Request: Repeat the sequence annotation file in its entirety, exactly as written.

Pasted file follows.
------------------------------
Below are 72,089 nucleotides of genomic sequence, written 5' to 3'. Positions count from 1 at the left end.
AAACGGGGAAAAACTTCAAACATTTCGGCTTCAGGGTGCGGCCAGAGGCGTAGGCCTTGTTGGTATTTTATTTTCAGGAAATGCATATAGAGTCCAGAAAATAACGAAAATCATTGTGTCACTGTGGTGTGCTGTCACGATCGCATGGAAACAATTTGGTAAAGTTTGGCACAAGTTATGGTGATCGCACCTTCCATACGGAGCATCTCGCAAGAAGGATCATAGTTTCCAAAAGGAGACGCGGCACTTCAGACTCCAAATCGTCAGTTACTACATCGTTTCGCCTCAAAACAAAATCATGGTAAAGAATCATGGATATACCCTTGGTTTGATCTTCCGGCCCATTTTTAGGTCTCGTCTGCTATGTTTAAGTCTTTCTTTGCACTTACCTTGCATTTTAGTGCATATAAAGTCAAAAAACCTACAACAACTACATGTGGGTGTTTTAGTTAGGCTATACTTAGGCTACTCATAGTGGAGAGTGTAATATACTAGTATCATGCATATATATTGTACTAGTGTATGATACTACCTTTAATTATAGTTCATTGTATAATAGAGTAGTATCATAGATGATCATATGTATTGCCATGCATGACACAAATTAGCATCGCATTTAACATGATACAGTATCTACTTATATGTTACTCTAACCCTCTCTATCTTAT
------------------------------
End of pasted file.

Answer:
Below are 72,089 nucleotides of genomic sequence, written 5' to 3'. Positions count from 1 at the left end.
AAACGGGGAAAAACTTCAAACATTTCGGCTTCAGGGTGCGGCCAGAGGCGTAGGCCTTGTTGGTATTTTATTTTCAGGAAATGCATATAGAGTCCAGAAAATAACGAAAATCATTGTGTCACTGTGGTGTGCTGTCACGATCGCATGGAAACAATTTGGTAAAGTTTGGCACAAGTTATGGTGATCGCACCTTCCATACGGAGCATCTCGCAAGAAGGATCATAGTTTCCAAAAGGAGACGCGGCACTTCAGACTCCAAATCGTCAGTTACTACATCGTTTCGCCTCAAAACAAAATCATGGTAAAGAATCATGGATATACCCTTGGTTTGATCTTCCGGCCCATTTTTAGGTCTCGTCTGCTATGTTTAAGTCTTTCTTTGCACTTACCTTGCATTTTAGTGCATATAAAGTCAAAAAACCTACAACAACTACATGTGGGTGTTTTAGTTAGGCTATACTTAGGCTACTCATAGTGGAGAGTGTAATATACTAGTATCATGCATATATATTGTACTAGTGTATGATACTACCTTTAATTATAGTTCATTGTATAATAGAGTAGTATCATAGATGATCATATGTATTGCCATGCATGACACAAATTAGCATCGCATTTAACATGATACAGTATCTACTTATATGTTACTCTAACCCTCTCTATCTTAT